Wi-Fi & WiMax on a Single Chip
November 19, 2004
TeleCIS says it has the technical know-how to make the WLAN standard and the future wireless broadband tech work together in the same silicon.
This week, TeleCIS Wireless announced a plan to enter the WiMax market by developing System-on-a-Chip (SoC) solutions that combine both Wi-Fi and WiMax technologies.
The company's fixed WiMax chip is planned for release in the second half of 2005, with a combined fixed/mobile WiMax chip to follow in the second half of 2006. In 2007, the company expects to offer a "converged" SoC chipset, which will combine fixed WiMax, mobile WiMax, and 802.11a, b, and g.
David Sumi, TeleCIS' vice president of marketing, says the aim is to offer a solution that covers all aspects of wireless technology. "Just like your cell phone is a multi-band, multi-protocol system today, we believe that in the future, broadband wireless is going to need to be multi-protocol," he says. "And when we speak of multi-protocol, for the next two to three years, we're speaking of 802.11 and 802.16."
In order to support the growth of WiMax along with the expansion of hotspots and hotzones, Sumi says, a multi-protocol solution will be crucial. "If WiMax gets into the wireless LAN space, then what you're going to have is an evolution," he says. "You're going to need dual-mode access points, because not everybody's going to flip over right away. The idea is that the end user device—the laptop, the PDA, possibly the cell phone—is enabled in many, many different environments."
The challenges of putting all of these technologies on a single chip, Sumi says, are well within TeleCIS' grasp. "We have 802.11 designs, and we're building our second OFDM modem design that's going to be WiMax compliant," he says. "This is not a technical challenge for us. It's an execution challenge, to be sure—but technologically, this is something that's well within our capability."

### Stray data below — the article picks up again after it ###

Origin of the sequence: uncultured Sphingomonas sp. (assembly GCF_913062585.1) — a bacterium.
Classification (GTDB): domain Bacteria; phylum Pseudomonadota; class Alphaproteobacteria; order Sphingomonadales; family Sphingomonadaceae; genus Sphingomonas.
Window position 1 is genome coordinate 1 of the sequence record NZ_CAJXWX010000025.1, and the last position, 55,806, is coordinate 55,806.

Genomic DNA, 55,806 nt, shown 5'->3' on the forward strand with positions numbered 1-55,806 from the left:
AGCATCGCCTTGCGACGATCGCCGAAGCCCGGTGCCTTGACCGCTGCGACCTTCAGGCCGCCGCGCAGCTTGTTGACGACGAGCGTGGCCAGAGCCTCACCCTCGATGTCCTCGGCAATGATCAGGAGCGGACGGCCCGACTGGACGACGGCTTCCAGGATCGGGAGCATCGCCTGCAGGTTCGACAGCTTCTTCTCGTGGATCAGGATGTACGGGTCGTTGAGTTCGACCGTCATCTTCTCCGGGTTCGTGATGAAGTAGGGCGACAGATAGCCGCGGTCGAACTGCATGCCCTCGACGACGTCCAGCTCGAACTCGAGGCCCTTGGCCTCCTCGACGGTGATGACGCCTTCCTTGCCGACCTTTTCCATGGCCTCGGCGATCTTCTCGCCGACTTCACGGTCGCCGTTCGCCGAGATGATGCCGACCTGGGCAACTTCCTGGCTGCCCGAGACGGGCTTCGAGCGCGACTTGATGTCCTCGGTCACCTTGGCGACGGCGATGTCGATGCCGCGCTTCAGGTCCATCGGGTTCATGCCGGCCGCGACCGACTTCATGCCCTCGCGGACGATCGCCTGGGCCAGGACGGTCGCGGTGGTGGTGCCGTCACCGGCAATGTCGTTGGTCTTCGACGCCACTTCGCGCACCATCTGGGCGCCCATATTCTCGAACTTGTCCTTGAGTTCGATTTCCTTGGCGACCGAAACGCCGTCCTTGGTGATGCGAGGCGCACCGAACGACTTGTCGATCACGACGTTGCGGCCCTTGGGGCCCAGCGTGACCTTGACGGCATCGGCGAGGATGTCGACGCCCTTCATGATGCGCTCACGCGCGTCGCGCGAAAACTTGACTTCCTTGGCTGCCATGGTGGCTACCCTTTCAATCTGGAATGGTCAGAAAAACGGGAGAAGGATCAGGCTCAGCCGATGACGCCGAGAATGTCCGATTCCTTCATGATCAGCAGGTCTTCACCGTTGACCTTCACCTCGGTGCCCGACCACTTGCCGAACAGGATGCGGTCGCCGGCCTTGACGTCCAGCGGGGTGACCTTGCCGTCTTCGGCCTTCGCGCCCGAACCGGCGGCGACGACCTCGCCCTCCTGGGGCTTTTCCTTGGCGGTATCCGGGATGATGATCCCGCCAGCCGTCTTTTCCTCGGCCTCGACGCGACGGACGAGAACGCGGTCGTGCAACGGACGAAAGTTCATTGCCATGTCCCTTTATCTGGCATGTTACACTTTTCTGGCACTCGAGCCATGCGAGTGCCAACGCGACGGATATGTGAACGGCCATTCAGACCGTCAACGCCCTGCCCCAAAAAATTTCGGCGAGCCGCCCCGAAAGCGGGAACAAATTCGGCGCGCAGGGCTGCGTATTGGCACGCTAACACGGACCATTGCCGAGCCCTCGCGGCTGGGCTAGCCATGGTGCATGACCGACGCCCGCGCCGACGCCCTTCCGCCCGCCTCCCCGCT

The announcement marks a shift in strategy for the company, both in that it's moving from Wi-Fi to WiMax and in that TeleCIS has thus far been licensing its intellectual property to others, but will be now be building the actual SoC chips. "The change is really from licensing IP and 802.11 to a broader drive for broadband mobility," Sumi says.
A key focus for TeleCIS in developing these solutions, Sumi says, is to reduce the component cost. "The bill of materials using our approach would be under $100, versus many of the designs from the bigger companies that are being rushed to market and are not quite as efficient—the bill of materials in many of those product is going to be closer to $200," he says. "And we think this is a critical difference. With our bill of materials, a system vendor can put a CPE out there that's actually going to enable the market."
The company's technical strengths, Sumi adds, combine with the lower cost to make TeleCIS' products particularly competitive. "We have a suite of technologies that yield anywhere from 12 to 17 dB of additional gain compared to a standard WiMax product," he says.
The company's tagline is "Bridging Broadband & Mobility," which Sumi says remains a challenge in the industry today.
"There is no technology today that brings those two together, and it's our belief that by having multi-protocol WiMax mobile / WiMax fixed / 802.11 chip, we're going to bridge broadband and mobility," he says. "You're going to have broadband connections wherever you are."